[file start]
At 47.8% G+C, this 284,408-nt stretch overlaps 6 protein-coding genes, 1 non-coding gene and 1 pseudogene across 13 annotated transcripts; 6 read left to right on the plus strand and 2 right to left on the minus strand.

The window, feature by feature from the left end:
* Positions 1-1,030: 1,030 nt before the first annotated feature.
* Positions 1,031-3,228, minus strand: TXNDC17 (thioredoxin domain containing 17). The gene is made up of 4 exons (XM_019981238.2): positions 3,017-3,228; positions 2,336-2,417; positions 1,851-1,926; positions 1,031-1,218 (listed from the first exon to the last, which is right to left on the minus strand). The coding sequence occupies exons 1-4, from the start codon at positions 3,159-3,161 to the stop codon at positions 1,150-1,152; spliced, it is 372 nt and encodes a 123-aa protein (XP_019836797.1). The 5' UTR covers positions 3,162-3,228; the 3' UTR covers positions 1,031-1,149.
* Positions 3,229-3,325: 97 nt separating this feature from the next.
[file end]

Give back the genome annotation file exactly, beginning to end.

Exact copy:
At 47.8% G+C, this 284,408-nt stretch overlaps 6 protein-coding genes, 1 non-coding gene and 1 pseudogene across 13 annotated transcripts; 6 read left to right on the plus strand and 2 right to left on the minus strand.

The window, feature by feature from the left end:
* Positions 1-1,030: 1,030 nt before the first annotated feature.
* Positions 1,031-3,228, minus strand: TXNDC17 (thioredoxin domain containing 17). The gene is made up of 4 exons (XM_019981238.2): positions 3,017-3,228; positions 2,336-2,417; positions 1,851-1,926; positions 1,031-1,218 (listed from the first exon to the last, which is right to left on the minus strand). The coding sequence occupies exons 1-4, from the start codon at positions 3,159-3,161 to the stop codon at positions 1,150-1,152; spliced, it is 372 nt and encodes a 123-aa protein (XP_019836797.1). The 5' UTR covers positions 3,162-3,228; the 3' UTR covers positions 1,031-1,149.
* Positions 3,229-3,325: 97 nt separating this feature from the next.